Here is today’s lesson in kinetics, from Violent Cop. The wobbling gait of rogue cop Azuma as he ambles through Tokyo, played by sometime comedian, sometime deadpan actor, Kitano Takeshi.
All week long I have been doing research for a radio piece which will air on NPR in mid-March. It concerns gangster films, horror, teenagers, and fans of genre fiction and film, with a twist of reality TV. This has all resulted in a mad rush of viewing yakuza films, a genre I have only really dabbled in viewing, with my knowledge very much skewed to freestyle elements like Suzuki Seijun and Yanagimachi Mitsuo. Yanagimachi’s 1976 verité work Godspeed You Black Emperor! not only documented the grainy lives of budding chinpira gateway gangsters…
but inspired quite a good avant-gardeish Montreal band.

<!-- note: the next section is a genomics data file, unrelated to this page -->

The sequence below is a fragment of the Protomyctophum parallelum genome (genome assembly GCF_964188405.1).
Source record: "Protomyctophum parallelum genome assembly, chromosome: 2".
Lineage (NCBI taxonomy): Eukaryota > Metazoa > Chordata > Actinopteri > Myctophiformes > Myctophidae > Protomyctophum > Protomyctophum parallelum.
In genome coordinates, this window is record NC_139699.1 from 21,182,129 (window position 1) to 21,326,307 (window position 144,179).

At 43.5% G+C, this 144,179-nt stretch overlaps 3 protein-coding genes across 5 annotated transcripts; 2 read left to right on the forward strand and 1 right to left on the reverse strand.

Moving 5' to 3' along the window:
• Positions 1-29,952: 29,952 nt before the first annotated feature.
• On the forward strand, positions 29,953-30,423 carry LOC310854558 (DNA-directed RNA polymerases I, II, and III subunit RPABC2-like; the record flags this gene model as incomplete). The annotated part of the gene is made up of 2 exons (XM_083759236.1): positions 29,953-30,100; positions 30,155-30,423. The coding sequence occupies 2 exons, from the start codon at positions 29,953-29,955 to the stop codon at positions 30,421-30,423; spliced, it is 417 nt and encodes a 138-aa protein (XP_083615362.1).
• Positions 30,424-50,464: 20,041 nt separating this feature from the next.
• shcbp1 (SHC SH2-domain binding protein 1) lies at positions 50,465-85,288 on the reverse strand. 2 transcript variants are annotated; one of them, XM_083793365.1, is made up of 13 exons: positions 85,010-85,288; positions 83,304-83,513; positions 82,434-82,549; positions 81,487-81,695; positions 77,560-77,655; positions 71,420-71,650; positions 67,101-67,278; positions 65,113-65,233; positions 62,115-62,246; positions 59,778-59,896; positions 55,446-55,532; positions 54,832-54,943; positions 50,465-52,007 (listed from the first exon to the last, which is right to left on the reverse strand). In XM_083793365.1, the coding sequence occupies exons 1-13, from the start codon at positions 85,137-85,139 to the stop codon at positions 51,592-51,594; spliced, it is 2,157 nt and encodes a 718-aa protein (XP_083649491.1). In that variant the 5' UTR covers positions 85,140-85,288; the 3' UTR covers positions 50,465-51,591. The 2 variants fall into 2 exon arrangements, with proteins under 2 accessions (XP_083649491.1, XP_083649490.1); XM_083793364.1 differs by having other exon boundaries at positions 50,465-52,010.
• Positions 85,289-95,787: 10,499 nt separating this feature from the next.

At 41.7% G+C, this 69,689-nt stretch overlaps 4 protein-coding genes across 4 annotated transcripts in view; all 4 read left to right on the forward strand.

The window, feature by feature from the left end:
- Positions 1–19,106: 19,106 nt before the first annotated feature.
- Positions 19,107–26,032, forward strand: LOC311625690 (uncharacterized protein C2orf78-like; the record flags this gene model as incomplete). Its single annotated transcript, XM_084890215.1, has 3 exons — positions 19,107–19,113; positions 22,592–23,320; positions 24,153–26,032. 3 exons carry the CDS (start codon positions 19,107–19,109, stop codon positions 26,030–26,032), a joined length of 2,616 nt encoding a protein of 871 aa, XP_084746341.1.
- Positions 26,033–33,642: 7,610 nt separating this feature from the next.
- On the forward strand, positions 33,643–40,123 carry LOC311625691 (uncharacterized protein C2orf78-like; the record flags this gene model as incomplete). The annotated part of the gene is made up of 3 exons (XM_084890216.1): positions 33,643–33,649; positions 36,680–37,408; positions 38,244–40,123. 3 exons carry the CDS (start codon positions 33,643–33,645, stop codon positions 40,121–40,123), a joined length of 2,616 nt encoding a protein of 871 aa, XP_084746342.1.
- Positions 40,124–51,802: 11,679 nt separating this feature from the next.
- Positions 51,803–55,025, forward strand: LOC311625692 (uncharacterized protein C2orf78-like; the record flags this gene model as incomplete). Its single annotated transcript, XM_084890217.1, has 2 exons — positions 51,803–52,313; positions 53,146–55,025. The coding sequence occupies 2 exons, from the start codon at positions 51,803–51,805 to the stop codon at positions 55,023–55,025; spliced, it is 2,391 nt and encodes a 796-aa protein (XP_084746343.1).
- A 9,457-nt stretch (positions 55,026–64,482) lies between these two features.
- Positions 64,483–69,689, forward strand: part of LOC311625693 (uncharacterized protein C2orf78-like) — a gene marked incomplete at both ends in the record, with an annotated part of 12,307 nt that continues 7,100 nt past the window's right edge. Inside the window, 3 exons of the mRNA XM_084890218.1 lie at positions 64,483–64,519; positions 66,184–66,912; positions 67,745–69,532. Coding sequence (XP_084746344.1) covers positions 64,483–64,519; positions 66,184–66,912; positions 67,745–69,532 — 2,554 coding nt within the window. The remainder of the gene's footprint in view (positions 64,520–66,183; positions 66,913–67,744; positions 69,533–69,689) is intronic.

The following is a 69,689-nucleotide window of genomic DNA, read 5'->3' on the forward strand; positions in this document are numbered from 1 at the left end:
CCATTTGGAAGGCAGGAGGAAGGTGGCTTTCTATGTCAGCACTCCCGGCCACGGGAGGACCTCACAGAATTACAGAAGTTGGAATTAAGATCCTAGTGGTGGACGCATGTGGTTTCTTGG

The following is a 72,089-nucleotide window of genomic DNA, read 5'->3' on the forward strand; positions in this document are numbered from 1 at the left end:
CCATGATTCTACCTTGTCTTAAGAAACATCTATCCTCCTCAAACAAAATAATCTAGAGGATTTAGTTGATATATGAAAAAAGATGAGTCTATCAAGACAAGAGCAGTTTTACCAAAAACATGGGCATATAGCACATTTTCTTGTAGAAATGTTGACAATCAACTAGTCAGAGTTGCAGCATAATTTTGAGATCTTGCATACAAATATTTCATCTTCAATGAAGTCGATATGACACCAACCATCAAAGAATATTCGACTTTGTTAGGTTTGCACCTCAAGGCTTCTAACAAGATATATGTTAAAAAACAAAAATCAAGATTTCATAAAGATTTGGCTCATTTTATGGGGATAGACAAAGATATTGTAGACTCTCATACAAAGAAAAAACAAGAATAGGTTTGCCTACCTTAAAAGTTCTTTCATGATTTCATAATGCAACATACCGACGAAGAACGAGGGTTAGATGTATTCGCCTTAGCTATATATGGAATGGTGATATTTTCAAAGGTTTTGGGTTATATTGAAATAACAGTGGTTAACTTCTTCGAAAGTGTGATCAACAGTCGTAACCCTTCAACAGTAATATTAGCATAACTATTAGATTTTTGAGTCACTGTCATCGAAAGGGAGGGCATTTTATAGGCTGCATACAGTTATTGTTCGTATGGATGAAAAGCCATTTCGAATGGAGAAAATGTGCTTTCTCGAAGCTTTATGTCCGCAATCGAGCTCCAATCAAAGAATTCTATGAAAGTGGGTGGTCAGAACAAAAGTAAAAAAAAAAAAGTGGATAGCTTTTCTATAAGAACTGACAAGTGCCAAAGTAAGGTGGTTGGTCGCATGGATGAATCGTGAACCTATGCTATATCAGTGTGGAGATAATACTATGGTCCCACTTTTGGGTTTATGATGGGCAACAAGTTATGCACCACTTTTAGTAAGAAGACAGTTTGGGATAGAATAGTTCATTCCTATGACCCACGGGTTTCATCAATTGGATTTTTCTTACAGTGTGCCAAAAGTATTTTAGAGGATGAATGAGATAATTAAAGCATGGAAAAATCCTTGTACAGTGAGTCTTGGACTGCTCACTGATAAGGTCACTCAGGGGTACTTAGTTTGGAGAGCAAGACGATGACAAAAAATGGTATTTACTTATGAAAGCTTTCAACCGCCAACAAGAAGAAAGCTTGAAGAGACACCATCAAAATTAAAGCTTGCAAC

Nor was I familiar with the work of Kume Daisaku, the guy who converted Satie’s wistful piano piece, “Gnossienne #1,” into the more aggro and less pensive electronic score for Kitano’s walk across the bridges and catwalks of Tokyo. This is how the original piano version sounds.
This piece is remarkably apt for adaptation to Kitano’s notoriously expressive body because it has no time signature and no bar lines. It’s kind of the musical equivalent of free verse, the poetic movement pioneered by Wordsworth (among others) in which the rhythms of vernacular speech banished the formal constraints of tight rhymed verse. Kitano’s gait does just that, as does his persona in the film, and others it traverses, establishing its own internal rhythm, whose relentlessness and lack of self-reflection is beautifully established in Kume’s re-write, above.